Most coffee is grown between the Tropic of Capricorn (or Tropic of Cancer), in an area of the world commonly known as the Coffee Belt. Coffee thrives in areas with high levels of sunshine and heavy rainfall.
The quality of the soil is also important for the health and development of the coffee trees. Farmers go to great lengths to ensure their soils are rich and contain enough nutrients.
Coffee is resilient, but farmers prefer higher elevations to get the most out of their coffee trees. Elevated farms offer two main advantages. First, coffee trees grow more slowly at higher elevations due to the harsher conditions.
The second point is that if the ripening process takes longer, the coffee cherries have more time to absorb nutrients and develop complex sugars, resulting in a tastier coffee bean.
Coffee roasting is a complex process that has many nuances and subtleties. The first challenge with coffee is to heat the green coffee beans enough to start certain chemical reactions without getting so hot that “pyrolysis” occurs.
Pyrolysis is a chemical process that takes place when a material is heated above a temperature threshold called the “decomposition temperature”.
Pyrolysis is the first step in combustion, which is the charring of wood. However, the coffee roasters ensure that the coffee bean is not completely pyrolyzed or even burned.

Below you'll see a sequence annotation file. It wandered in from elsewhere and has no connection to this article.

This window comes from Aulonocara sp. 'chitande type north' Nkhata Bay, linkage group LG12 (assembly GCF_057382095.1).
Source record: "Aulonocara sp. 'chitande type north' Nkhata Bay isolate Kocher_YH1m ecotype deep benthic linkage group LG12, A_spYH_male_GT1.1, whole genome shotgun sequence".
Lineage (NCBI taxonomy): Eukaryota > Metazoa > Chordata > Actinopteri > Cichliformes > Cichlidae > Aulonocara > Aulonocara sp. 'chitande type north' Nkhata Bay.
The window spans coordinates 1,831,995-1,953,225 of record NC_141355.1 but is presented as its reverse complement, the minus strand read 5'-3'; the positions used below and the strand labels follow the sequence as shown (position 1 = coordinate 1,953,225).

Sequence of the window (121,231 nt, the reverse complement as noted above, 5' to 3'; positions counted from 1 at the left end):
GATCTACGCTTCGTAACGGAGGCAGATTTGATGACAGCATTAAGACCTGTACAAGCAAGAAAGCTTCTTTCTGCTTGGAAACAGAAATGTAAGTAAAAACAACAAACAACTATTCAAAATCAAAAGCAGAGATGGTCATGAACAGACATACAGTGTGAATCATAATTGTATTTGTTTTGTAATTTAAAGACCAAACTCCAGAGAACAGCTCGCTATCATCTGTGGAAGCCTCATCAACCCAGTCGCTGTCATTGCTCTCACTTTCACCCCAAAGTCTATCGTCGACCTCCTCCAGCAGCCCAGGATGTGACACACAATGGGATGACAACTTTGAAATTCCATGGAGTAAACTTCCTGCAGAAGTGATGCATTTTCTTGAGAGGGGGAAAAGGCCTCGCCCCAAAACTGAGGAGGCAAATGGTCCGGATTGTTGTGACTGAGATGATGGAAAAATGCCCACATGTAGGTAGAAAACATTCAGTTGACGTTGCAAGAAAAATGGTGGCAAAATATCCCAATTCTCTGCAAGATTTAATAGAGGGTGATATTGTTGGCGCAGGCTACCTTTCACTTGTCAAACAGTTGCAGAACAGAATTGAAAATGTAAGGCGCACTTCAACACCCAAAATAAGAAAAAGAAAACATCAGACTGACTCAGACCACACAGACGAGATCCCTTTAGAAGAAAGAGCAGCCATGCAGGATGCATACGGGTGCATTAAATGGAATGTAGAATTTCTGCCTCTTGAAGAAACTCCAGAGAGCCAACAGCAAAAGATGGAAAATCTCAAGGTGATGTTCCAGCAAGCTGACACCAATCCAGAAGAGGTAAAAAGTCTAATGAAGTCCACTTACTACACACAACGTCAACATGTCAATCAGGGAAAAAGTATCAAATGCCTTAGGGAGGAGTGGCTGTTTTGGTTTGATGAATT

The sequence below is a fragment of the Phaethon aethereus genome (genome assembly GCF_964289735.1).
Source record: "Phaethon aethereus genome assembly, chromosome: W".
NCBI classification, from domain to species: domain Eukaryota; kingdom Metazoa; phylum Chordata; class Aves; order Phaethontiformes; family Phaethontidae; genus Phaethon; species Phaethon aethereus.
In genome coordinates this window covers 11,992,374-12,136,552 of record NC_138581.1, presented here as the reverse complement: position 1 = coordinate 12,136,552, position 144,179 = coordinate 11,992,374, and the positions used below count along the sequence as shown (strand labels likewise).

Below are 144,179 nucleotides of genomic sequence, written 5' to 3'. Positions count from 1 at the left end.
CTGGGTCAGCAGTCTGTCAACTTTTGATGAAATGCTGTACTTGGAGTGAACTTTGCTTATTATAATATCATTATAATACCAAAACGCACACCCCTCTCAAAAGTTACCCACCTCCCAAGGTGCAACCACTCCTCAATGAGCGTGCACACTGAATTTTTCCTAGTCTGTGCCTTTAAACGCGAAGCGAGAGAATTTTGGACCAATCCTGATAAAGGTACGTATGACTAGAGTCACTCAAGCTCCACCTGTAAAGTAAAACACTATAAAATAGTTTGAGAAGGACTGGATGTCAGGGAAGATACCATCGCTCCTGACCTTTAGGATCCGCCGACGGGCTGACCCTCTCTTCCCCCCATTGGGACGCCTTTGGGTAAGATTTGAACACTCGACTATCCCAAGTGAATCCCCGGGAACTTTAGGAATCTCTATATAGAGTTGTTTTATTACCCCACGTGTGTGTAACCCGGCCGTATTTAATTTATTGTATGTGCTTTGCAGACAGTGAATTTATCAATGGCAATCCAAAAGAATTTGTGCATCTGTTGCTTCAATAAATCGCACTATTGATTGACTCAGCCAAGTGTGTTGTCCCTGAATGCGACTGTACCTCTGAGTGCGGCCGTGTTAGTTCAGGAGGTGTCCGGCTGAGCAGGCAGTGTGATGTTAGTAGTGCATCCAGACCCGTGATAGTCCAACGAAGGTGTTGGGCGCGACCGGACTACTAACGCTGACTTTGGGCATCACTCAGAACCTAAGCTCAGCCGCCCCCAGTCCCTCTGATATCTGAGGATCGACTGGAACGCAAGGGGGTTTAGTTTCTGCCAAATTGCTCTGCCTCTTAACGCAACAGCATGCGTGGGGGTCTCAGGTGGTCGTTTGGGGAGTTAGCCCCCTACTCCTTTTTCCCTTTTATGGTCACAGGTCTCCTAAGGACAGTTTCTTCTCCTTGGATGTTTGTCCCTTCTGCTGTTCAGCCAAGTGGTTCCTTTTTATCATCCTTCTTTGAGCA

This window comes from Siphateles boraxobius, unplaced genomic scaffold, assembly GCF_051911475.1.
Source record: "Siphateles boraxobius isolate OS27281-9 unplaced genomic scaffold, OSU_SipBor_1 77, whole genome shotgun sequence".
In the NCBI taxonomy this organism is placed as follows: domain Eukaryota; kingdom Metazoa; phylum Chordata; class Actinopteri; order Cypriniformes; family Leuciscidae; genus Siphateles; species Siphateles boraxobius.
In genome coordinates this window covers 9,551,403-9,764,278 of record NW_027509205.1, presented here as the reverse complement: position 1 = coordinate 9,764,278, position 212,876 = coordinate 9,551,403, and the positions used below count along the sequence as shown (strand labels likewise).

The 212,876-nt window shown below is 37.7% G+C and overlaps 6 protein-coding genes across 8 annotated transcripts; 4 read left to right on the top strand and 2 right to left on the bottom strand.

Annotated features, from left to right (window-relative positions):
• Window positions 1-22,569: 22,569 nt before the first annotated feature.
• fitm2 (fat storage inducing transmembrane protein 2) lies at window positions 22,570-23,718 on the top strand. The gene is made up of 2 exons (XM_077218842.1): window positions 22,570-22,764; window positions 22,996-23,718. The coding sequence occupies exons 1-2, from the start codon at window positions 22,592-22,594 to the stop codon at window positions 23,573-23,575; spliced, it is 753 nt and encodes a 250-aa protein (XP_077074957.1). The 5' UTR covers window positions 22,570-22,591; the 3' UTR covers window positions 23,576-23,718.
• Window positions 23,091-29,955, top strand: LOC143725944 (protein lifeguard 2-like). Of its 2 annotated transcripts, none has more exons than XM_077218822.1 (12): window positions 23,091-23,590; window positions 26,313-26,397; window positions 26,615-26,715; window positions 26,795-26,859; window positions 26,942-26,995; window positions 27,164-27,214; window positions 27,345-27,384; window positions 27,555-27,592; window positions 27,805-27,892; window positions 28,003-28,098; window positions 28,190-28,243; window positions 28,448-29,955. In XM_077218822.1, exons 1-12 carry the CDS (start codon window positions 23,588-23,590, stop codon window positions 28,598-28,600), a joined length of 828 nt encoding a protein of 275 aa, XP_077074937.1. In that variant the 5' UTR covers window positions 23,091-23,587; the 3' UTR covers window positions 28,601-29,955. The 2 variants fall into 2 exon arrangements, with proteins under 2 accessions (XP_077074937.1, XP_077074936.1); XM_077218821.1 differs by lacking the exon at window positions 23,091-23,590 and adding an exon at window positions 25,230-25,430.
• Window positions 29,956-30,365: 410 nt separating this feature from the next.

To do this, they must also know the Maillard reactions responsible for browning and caramelizing foods.
The Maillard reaction starts at around 150°C and when roasting coffee beans reaches this temperature, this reaction can have a major impact on the flavor of the coffee bean.
Shorter reactions result in coffee beans with more sweetness and acidity, while longer reactions get a malty character.
Color of coffee
This is one of the most influential factors in coffee selection as it is related to the chemical composition of the product and the degree of development or change. Depending on the storage conditions, the color may change due to the physico-chemical action of the water.
This affects the enzymatic activity of the bean and changes the permeability of the cell membrane through the action of hydrolytic and oxidative enzymes that change the color, according to the article “Coffee technology ” by chemical engineer Campo Elías Riaño Luna.